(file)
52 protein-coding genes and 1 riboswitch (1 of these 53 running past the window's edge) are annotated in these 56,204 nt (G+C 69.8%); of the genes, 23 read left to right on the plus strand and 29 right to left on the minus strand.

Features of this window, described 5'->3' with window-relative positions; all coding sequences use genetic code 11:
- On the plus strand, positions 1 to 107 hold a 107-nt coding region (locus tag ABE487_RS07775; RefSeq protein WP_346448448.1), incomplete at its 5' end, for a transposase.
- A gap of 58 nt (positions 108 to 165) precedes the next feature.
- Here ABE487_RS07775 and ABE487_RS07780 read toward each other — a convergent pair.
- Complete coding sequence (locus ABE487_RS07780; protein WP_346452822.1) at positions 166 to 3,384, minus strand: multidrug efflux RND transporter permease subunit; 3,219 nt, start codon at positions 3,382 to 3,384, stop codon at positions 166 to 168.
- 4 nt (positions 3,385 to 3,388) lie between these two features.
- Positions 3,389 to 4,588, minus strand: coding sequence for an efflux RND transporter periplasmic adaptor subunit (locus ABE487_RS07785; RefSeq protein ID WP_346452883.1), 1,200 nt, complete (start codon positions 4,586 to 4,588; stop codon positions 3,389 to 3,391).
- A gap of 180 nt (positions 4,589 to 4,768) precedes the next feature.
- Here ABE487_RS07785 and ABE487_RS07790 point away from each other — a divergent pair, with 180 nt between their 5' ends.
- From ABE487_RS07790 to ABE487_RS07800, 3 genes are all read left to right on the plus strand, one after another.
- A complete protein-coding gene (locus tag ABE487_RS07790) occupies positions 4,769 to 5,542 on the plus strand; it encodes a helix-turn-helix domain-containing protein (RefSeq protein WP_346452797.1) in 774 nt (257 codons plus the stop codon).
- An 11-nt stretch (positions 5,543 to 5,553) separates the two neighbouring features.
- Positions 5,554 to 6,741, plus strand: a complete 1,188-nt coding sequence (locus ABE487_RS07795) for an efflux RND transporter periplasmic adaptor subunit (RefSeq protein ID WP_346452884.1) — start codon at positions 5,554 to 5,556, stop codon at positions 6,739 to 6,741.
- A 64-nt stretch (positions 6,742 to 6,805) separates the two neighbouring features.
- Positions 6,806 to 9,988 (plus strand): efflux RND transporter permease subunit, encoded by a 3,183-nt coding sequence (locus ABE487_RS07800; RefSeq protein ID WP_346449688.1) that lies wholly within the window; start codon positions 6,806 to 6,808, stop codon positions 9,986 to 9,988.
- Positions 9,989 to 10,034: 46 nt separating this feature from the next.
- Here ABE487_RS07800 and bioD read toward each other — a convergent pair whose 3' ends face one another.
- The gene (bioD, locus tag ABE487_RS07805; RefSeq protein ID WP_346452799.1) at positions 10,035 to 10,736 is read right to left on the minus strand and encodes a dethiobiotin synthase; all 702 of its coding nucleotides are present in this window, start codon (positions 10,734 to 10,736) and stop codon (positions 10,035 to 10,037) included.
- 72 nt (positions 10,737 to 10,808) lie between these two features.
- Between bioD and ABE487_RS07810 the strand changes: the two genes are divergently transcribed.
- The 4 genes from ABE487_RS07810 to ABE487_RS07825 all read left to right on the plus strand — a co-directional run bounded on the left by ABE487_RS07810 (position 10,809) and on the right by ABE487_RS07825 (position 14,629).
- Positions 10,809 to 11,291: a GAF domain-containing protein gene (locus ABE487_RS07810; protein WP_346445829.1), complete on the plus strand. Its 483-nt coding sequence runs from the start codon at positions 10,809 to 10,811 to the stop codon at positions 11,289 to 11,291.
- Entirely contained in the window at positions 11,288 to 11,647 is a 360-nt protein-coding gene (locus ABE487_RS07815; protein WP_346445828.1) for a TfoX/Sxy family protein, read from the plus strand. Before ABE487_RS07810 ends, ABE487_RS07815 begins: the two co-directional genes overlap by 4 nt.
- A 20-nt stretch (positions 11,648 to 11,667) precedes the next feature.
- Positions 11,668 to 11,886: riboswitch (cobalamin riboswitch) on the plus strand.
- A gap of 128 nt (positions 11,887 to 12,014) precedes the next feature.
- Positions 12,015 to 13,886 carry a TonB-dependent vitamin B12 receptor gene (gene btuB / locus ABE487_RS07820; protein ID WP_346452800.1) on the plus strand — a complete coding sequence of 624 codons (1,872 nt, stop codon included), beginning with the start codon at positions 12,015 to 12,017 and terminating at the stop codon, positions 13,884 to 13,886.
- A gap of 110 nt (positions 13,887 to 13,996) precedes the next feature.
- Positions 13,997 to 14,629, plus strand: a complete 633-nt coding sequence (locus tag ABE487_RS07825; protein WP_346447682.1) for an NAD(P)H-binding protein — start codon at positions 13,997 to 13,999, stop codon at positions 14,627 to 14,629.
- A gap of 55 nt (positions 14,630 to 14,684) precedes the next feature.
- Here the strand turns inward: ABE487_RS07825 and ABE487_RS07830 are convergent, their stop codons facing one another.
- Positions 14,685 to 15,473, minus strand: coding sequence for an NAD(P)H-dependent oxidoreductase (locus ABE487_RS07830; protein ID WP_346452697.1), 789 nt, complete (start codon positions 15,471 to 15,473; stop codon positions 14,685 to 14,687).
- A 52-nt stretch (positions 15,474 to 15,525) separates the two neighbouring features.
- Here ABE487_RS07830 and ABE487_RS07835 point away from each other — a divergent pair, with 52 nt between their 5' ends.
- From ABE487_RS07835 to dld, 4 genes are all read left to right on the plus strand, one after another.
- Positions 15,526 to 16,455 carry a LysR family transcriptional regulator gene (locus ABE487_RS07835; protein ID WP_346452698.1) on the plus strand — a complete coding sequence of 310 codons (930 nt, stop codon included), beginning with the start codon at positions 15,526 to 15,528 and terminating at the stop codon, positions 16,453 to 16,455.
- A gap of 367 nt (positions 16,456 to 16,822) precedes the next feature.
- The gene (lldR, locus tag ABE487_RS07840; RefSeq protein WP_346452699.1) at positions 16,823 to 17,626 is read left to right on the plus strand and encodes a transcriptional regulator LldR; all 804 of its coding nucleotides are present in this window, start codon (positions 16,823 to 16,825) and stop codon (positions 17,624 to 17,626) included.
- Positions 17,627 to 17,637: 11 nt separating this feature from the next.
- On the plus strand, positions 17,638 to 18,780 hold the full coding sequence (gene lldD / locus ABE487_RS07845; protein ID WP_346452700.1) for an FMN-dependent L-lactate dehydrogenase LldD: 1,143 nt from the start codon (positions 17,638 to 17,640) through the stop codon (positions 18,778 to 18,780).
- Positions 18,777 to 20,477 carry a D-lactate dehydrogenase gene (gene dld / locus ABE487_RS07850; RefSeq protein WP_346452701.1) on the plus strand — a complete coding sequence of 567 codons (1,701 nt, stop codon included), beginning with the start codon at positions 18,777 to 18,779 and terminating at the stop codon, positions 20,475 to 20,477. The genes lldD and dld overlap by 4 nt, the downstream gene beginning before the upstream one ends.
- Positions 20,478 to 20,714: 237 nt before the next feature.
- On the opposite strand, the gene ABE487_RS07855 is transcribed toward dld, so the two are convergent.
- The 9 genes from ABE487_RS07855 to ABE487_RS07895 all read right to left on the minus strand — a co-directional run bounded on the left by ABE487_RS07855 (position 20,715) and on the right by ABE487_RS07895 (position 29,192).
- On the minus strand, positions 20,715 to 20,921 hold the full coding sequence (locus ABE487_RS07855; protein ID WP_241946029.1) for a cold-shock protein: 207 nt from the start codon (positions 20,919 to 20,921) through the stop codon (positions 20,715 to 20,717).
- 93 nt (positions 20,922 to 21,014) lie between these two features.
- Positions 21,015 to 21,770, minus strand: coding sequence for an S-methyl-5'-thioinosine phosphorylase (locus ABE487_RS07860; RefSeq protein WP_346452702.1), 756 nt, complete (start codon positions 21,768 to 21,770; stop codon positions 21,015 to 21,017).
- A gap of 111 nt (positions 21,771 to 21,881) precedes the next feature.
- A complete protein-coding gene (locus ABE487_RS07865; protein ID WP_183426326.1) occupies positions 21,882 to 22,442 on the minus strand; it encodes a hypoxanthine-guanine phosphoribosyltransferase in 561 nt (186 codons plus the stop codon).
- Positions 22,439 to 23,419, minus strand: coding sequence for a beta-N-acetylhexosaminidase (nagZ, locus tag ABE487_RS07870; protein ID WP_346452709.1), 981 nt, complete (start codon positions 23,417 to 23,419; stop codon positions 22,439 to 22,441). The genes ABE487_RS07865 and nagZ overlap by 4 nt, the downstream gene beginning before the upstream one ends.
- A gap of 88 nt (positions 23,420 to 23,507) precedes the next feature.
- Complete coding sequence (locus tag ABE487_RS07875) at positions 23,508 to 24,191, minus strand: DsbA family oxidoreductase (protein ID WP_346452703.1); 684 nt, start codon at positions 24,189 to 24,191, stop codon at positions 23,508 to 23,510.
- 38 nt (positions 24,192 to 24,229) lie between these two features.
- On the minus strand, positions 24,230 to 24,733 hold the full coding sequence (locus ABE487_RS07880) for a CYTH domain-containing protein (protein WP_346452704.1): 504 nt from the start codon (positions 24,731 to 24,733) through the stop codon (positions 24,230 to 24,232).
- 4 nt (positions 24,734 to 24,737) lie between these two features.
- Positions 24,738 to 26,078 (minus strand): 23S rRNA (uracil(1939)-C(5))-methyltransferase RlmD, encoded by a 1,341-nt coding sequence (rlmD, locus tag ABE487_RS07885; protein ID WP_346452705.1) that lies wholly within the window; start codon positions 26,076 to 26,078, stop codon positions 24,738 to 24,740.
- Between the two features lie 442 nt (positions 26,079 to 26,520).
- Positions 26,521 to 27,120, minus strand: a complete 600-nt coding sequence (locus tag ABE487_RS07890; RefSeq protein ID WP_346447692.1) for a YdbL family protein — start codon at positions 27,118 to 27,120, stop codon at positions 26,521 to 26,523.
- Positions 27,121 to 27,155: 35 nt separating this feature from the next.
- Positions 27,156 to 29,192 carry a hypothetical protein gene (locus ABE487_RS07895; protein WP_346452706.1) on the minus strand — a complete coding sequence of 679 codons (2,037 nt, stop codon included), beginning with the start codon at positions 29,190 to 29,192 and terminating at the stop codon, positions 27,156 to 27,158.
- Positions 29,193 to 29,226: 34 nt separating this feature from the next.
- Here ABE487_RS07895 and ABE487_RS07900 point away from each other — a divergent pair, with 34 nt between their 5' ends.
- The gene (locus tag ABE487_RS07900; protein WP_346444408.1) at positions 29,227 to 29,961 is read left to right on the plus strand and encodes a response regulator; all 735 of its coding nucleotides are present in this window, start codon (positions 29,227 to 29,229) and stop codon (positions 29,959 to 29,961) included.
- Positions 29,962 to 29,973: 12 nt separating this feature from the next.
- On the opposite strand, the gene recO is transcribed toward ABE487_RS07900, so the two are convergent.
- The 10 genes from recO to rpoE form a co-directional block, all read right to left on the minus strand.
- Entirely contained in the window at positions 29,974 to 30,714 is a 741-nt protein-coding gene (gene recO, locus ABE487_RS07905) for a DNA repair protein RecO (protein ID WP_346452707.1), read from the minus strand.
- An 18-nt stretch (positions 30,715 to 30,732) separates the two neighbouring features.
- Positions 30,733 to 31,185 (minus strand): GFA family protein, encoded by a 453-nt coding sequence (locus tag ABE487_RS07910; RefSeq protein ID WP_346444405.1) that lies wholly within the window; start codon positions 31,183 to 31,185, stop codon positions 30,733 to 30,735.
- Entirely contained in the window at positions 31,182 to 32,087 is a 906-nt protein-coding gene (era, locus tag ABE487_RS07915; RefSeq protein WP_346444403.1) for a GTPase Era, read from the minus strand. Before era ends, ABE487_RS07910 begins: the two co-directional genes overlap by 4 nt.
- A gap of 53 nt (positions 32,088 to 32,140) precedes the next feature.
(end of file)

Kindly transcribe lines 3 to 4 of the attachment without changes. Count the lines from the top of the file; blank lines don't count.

- On the plus strand, positions 1 to 107 hold a 107-nt coding region (locus tag ABE487_RS07775; RefSeq protein WP_346448448.1), incomplete at its 5' end, for a transposase.
- A gap of 58 nt (positions 108 to 165) precedes the next feature.